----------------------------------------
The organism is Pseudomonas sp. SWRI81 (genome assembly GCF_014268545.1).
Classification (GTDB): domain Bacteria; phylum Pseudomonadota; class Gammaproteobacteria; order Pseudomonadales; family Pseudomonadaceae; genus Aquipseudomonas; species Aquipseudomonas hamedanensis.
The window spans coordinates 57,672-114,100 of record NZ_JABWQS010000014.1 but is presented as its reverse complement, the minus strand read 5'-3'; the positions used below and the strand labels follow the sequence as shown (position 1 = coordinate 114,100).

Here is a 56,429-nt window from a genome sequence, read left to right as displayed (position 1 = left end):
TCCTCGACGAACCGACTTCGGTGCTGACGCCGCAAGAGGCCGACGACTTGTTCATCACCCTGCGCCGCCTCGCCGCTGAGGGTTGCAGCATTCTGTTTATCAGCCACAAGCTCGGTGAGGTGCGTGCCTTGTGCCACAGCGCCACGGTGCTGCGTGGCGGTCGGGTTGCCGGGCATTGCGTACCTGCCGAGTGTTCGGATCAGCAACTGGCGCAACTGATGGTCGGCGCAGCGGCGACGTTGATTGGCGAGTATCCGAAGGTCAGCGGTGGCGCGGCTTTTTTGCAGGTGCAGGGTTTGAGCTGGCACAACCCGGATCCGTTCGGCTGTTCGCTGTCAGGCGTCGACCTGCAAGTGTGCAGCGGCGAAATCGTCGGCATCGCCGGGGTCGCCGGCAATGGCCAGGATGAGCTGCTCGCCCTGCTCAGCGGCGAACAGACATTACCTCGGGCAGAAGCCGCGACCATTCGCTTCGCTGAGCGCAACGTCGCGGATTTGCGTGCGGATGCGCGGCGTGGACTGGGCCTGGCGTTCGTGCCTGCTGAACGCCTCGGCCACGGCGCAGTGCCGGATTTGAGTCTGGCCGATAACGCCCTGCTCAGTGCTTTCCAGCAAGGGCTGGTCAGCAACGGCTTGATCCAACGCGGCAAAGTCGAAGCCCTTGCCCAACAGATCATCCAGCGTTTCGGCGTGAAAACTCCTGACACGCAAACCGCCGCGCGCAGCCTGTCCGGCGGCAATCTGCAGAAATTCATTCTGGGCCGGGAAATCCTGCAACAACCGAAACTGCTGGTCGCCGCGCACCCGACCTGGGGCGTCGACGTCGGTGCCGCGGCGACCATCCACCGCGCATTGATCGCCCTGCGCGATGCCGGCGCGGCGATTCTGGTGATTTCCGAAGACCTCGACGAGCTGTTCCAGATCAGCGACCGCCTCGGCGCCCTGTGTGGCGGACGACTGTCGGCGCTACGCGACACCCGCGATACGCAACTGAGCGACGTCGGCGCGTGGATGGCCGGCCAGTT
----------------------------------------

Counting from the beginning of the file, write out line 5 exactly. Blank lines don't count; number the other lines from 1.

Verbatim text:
TCCTCGACGAACCGACTTCGGTGCTGACGCCGCAAGAGGCCGACGACTTGTTCATCACCCTGCGCCGCCTCGCCGCTGAGGGTTGCAGCATTCTGTTTATCAGCCACAAGCTCGGTGAGGTGCGTGCCTTGTGCCACAGCGCCACGGTGCTGCGTGGCGGTCGGGTTGCCGGGCATTGCGTACCTGCCGAGTGTTCGGATCAGCAACTGGCGCAACTGATGGTCGGCGCAGCGGCGACGTTGATTGGCGAGTATCCGAAGGTCAGCGGTGGCGCGGCTTTTTTGCAGGTGCAGGGTTTGAGCTGGCACAACCCGGATCCGTTCGGCTGTTCGCTGTCAGGCGTCGACCTGCAAGTGTGCAGCGGCGAAATCGTCGGCATCGCCGGGGTCGCCGGCAATGGCCAGGATGAGCTGCTCGCCCTGCTCAGCGGCGAACAGACATTACCTCGGGCAGAAGCCGCGACCATTCGCTTCGCTGAGCGCAACGTCGCGGATTTGCGTGCGGATGCGCGGCGTGGACTGGGCCTGGCGTTCGTGCCTGCTGAACGCCTCGGCCACGGCGCAGTGCCGGATTTGAGTCTGGCCGATAACGCCCTGCTCAGTGCTTTCCAGCAAGGGCTGGTCAGCAACGGCTTGATCCAACGCGGCAAAGTCGAAGCCCTTGCCCAACAGATCATCCAGCGTTTCGGCGTGAAAACTCCTGACACGCAAACCGCCGCGCGCAGCCTGTCCGGCGGCAATCTGCAGAAATTCATTCTGGGCCGGGAAATCCTGCAACAACCGAAACTGCTGGTCGCCGCGCACCCGACCTGGGGCGTCGACGTCGGTGCCGCGGCGACCATCCACCGCGCATTGATCGCCCTGCGCGATGCCGGCGCGGCGATTCTGGTGATTTCCGAAGACCTCGACGAGCTGTTCCAGATCAGCGACCGCCTCGGCGCCCTGTGTGGCGGACGACTGTCGGCGCTACGCGACACCCGCGATACGCAACTGAGCGACGTCGGCGCGTGGATGGCCGGCCAGTT